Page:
5. 5 out of 5

    Gerry

    I re-read the paperback edition of this book, forgetting that I had already read it three years earlier - it must be an age thing! Anyway I enjoyed it more this time and improved on my original assessment to rate it four stars this time around. The title is one of Hitchcock's - 'call me Hitch, without the cock' he would tell his actors - favourite phrases as he would use it when his actors were querying something or felt that they were doing something out of character. 'It's only a MOO-vie' (emph I re-read the paperback edition of this book, forgetting that I had already read it three years earlier - it must be an age thing! Anyway I enjoyed it more this time and improved on my original assessment to rate it four stars this time around. The title is one of Hitchcock's - 'call me Hitch, without the cock' he would tell his actors - favourite phrases as he would use it when his actors were querying something or felt that they were doing something out of character. 'It's only a MOO-vie' (emphasis on the MOO) he would tell them as he insisted that they carry on as he had suggested … and they always did! Another of his favourite bits of advice to his actors was 'Fake it' (often adding after that 'It's only a MOO-vie') and that would be given in any circumstances whatsoever, passionate or otherwise! Having spoken to dozens of the great stars that featured in Hitchcock's films, Charlotte Chandler presents an intimate and expansive portrait of a unique artist who, rising from a junior assistant in silent movies, created many of history's most memorable films from the 1920s through to the 1970s. Along the way, she also reveals a devoted family man, a great practical joker, and always an Englishman of Edwardian sensibilities who became one of the great masters of cinematic art. Interestingly very nearly all the actors that the author interviewed spoke well of Hitchcock, all of them stating that he saw scenes as though through a camera lens, that his technical skills were supreme and that his storyboard preparations was legendary. The only actor who did not eulogise over him was Melanie Griffiths, and she did not work with him but she obviously did not like him as her quote, unquotable in this review, clearly states. Her dislike of him arose from the way Hitchcock allegedly treated her mother 'Tippi' Hedren when she was filming 'The Birds' and later 'Marnie' for him. Hedren herself said, ' I can't say I'm sorry I worked with Hitchcock, but I can't say I'm glad. I certainly wasn't happy about the way it all turned out.' However, despite the troubled relationship, she was there for Hitchcock when the American Film Institute honoured him in 1979. 'It's Only A Movie' is an enthralling read and gives an all-round picture of the man who could be exceedingly witty but who never lost his professional touch whatever the circumstances.

  6. 4 out of 5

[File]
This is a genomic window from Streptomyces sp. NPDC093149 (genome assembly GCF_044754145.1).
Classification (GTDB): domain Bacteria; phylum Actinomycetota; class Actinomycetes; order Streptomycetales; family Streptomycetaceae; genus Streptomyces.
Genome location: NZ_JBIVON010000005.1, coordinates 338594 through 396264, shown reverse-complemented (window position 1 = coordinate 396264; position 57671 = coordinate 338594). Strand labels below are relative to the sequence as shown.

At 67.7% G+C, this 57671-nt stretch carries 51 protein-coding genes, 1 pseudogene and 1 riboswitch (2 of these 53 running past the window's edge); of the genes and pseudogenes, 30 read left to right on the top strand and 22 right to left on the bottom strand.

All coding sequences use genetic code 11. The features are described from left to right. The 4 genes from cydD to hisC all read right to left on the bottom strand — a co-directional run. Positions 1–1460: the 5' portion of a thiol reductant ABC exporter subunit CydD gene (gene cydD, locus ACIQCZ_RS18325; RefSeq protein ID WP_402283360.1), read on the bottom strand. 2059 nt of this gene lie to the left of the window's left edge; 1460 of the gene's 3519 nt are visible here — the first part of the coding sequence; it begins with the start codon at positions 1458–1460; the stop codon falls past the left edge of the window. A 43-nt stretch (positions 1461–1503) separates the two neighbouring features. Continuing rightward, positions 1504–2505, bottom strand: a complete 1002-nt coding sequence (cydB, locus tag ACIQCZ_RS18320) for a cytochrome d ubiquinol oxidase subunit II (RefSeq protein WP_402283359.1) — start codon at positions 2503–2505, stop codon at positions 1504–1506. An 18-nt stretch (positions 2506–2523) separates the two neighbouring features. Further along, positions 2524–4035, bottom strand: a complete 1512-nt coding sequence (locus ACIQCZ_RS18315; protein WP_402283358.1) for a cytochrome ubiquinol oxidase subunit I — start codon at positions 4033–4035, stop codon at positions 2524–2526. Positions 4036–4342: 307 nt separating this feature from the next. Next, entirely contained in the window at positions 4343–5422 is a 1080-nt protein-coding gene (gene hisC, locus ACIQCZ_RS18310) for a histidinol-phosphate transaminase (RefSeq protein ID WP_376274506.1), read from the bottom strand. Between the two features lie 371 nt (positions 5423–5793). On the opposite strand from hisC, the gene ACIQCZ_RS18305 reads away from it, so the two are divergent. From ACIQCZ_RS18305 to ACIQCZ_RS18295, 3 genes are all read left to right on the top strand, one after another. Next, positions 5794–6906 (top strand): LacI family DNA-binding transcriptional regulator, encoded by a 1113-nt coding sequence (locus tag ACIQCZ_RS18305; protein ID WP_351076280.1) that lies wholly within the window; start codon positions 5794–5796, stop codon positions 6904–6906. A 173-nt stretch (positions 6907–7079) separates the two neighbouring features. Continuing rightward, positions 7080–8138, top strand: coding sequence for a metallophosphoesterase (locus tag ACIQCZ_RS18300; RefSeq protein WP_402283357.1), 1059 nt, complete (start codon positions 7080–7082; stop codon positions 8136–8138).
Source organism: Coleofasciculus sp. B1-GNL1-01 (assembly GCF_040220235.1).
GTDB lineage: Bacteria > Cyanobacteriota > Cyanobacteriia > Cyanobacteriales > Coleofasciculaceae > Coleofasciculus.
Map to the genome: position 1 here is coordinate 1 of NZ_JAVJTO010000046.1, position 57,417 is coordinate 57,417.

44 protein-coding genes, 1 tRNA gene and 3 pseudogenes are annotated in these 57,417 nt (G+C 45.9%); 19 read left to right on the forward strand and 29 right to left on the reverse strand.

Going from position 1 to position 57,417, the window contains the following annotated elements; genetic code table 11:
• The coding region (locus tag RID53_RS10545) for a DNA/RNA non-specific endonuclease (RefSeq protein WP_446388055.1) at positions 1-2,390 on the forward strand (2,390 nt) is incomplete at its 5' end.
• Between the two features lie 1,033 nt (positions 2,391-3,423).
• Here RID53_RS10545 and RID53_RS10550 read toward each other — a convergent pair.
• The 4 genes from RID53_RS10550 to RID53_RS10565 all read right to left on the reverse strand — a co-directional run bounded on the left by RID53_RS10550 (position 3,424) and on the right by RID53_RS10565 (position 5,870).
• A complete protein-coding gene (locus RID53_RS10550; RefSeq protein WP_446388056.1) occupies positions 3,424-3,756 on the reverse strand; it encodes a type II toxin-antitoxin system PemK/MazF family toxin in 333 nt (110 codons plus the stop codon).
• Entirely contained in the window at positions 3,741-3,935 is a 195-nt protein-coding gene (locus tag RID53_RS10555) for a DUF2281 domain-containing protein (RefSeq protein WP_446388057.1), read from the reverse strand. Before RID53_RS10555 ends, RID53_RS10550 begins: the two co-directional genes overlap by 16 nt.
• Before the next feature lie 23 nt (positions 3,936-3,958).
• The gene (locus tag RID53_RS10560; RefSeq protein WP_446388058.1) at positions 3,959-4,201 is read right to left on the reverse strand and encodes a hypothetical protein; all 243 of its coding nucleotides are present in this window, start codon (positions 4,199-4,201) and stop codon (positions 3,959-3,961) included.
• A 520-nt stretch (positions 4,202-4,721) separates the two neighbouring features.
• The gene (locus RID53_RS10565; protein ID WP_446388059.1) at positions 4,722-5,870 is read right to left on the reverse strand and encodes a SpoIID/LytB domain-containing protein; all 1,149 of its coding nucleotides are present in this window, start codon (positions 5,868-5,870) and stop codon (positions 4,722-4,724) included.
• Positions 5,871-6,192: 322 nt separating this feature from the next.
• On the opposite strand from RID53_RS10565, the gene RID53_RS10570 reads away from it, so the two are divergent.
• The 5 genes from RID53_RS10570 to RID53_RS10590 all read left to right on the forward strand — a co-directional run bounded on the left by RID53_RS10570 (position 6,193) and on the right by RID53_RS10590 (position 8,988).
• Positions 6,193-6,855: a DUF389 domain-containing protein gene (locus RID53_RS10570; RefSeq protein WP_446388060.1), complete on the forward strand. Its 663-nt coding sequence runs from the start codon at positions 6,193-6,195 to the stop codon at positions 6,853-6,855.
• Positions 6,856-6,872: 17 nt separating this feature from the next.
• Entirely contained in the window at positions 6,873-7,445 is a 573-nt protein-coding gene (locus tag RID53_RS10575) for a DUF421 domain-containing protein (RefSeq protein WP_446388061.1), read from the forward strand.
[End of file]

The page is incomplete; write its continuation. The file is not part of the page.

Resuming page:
Douglas

    Alfred Hitchcock'a career in movies started when pictures first started moving. He was an incredible entertaining innovator. Reading this book was like visiting the gentleman, and he turns out to be a very decent, cultured man. The author has created a great combination of personal recollections, plot synopsis and history. Alfred Hitchcock'a career in movies started when pictures first started moving. He was an incredible entertaining innovator. Reading this book was like visiting the gentleman, and he turns out to be a very decent, cultured man. The author has created a great combination of personal recollections, plot synopsis and history.

  7. 4 out of 5

    Jeroen Kraan

    More of an extended magazine profile than a real biography, but it's not a terrible profile at that. It's based in large part of interviews the author did with Hitchcock himself and many of the people he worked with, although the sourcing is pretty vague and many of the interviews appear to have taken place decades before the book was ever published. I tried going down the rabbit hole of finding out how Charlotte Chandler (a pseudonym) might have met all these people, but it was too daunting. So More of an extended magazine profile than a real biography, but it's not a terrible profile at that. It's based in large part of interviews the author did with Hitchcock himself and many of the people he worked with, although the sourcing is pretty vague and many of the interviews appear to have taken place decades before the book was ever published. I tried going down the rabbit hole of finding out how Charlotte Chandler (a pseudonym) might have met all these people, but it was too daunting. So believe this book at your own risk, I guess.

  8. 5 out of 5

    Jess George

    Interesting, short biography of Alfred Hitchcock in which the author clearly had a lot of support and involvement from the man and his family, and lots of good gossip from the stars about working with Hitch. Made me want to read a more in-depth biography with more detail and analysis of his films!

  9. 5 out of 5